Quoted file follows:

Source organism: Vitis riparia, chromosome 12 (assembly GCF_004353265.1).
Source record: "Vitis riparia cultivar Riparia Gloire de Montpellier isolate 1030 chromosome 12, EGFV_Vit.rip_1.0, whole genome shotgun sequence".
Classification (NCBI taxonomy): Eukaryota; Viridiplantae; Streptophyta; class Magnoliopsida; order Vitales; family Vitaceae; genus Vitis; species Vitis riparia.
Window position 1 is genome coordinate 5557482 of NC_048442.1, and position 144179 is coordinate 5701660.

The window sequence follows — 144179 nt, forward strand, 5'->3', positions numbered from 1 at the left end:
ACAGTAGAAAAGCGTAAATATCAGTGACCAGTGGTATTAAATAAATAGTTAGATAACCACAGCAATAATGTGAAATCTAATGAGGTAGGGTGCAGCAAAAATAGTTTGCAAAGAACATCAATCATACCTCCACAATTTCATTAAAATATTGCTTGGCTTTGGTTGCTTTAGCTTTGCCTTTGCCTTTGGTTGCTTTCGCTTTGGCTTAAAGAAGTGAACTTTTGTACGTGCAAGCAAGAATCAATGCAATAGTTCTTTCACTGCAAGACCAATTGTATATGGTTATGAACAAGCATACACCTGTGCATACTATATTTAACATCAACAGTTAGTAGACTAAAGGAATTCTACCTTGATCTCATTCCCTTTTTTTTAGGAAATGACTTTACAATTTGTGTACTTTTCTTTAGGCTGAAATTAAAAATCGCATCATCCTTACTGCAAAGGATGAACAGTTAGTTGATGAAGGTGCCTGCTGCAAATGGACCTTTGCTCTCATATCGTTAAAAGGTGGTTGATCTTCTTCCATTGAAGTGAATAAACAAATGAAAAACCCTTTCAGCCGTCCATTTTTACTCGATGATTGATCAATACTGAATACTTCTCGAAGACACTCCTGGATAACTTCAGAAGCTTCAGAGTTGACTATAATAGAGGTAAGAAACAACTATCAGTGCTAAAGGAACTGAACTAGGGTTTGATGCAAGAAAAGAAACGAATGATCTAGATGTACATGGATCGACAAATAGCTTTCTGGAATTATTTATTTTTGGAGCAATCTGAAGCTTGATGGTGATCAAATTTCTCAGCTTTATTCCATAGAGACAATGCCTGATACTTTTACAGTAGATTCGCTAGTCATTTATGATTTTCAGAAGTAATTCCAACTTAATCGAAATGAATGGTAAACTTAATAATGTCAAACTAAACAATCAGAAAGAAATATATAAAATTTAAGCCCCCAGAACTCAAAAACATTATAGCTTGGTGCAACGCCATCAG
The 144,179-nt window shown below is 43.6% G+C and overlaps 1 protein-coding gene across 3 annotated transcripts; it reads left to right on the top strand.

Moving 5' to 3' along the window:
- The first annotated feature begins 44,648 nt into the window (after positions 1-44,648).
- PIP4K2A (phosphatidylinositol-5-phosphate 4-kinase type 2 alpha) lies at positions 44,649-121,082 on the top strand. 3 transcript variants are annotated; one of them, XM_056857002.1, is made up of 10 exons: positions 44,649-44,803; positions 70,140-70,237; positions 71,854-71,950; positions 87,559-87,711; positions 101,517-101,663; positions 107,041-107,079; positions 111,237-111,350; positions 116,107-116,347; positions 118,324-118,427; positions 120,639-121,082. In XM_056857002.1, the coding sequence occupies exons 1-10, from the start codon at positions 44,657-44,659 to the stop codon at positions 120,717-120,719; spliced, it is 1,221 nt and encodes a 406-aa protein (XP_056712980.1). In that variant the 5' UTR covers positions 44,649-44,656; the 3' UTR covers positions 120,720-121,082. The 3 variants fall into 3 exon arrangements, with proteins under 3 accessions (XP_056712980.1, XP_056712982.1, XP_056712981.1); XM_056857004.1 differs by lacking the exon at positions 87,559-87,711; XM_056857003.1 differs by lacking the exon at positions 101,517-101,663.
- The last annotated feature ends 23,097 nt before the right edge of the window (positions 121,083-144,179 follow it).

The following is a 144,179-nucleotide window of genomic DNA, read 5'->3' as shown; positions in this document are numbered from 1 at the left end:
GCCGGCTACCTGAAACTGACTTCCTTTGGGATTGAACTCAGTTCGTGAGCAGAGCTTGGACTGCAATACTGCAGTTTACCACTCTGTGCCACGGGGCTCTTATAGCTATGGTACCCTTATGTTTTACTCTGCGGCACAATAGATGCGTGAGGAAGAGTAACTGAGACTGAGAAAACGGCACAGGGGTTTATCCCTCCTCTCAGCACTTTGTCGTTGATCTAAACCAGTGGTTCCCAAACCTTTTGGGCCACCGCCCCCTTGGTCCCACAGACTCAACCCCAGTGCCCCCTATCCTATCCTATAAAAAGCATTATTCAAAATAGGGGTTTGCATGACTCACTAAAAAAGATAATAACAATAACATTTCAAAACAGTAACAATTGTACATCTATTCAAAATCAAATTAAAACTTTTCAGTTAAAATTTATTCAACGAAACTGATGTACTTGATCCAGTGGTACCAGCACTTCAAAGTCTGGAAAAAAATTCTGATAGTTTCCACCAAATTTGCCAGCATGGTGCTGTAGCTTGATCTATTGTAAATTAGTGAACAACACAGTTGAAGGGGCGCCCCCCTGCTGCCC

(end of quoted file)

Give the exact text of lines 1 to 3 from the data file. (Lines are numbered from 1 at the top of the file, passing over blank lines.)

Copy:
Source organism: Vitis riparia, chromosome 12 (assembly GCF_004353265.1).
Source record: "Vitis riparia cultivar Riparia Gloire de Montpellier isolate 1030 chromosome 12, EGFV_Vit.rip_1.0, whole genome shotgun sequence".
Classification (NCBI taxonomy): Eukaryota; Viridiplantae; Streptophyta; class Magnoliopsida; order Vitales; family Vitaceae; genus Vitis; species Vitis riparia.